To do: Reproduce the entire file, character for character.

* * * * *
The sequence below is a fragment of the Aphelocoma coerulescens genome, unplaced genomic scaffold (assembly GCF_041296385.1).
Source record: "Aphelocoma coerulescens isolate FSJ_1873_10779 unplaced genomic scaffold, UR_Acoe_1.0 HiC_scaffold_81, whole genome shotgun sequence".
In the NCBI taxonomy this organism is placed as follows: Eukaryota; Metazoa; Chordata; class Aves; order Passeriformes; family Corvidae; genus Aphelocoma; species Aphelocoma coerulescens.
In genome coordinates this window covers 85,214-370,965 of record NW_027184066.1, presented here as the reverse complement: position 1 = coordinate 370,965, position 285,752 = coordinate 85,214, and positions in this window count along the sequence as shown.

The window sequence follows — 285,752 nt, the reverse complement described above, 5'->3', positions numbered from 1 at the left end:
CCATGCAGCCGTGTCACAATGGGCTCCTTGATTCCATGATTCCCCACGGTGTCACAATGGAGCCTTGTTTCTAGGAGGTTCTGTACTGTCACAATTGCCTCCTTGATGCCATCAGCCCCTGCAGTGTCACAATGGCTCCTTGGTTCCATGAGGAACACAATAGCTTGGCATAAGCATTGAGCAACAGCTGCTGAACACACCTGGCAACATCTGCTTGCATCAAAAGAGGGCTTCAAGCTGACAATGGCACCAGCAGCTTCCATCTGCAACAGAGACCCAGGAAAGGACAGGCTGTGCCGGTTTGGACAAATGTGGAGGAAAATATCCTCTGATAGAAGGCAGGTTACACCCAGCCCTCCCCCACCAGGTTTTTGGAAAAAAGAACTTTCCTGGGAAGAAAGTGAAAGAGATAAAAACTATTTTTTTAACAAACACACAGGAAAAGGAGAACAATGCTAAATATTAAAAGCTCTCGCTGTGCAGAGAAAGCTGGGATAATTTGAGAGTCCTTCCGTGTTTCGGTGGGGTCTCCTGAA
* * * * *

The sequence below is a fragment of the Aphelocoma coerulescens genome, unplaced genomic scaffold (assembly GCF_041296385.1).
Source record: "Aphelocoma coerulescens isolate FSJ_1873_10779 unplaced genomic scaffold, UR_Acoe_1.0 HiC_scaffold_81, whole genome shotgun sequence".
In the NCBI taxonomy this organism is placed as follows: Eukaryota; Metazoa; Chordata; class Aves; order Passeriformes; family Corvidae; genus Aphelocoma; species Aphelocoma coerulescens.
In genome coordinates this window covers 85,214-370,965 of record NW_027184066.1, presented here as the reverse complement: position 1 = coordinate 370,965, position 285,752 = coordinate 85,214, and positions in this window count along the sequence as shown.

The window sequence follows — 285,752 nt, the reverse complement described above, 5'->3', positions numbered from 1 at the left end:
CCATGCAGCCGTGTCACAATGGGCTCCTTGATTCCATGATTCCCCACGGTGTCACAATGGAGCCTTGTTTCTAGGAGGTTCTGTACTGTCACAATTGCCTCCTTGATGCCATCAGCCCCTGCAGTGTCACAATGGCTCCTTGGTTCCATGAGGAACACAATAGCTTGGCATAAGCATTGAGCAACAGCTGCTGAACACACCTGGCAACATCTGCTTGCATCAAAAGAGGGCTTCAAGCTGACAATGGCACCAGCAGCTTCCATCTGCAACAGAGACCCAGGAAAGGACAGGCTGTGCCGGTTTGGACAAATGTGGAGGAAAATATCCTCTGATAGAAGGCAGGTTACACCCAGCCCTCCCCCACCAGGTTTTTGGAAAAAAGAACTTTCCTGGGAAGAAAGTGAAAGAGATAAAAACTATTTTTTTAACAAACACACAGGAAAAGGAGAACAATGCTAAATATTAAAAGCTCTCGCTGTGCAGAGAAAGCTGGGATAATTTGAGAGTCCTTCCGTGTTTCGGTGGGGTCTCCTGAA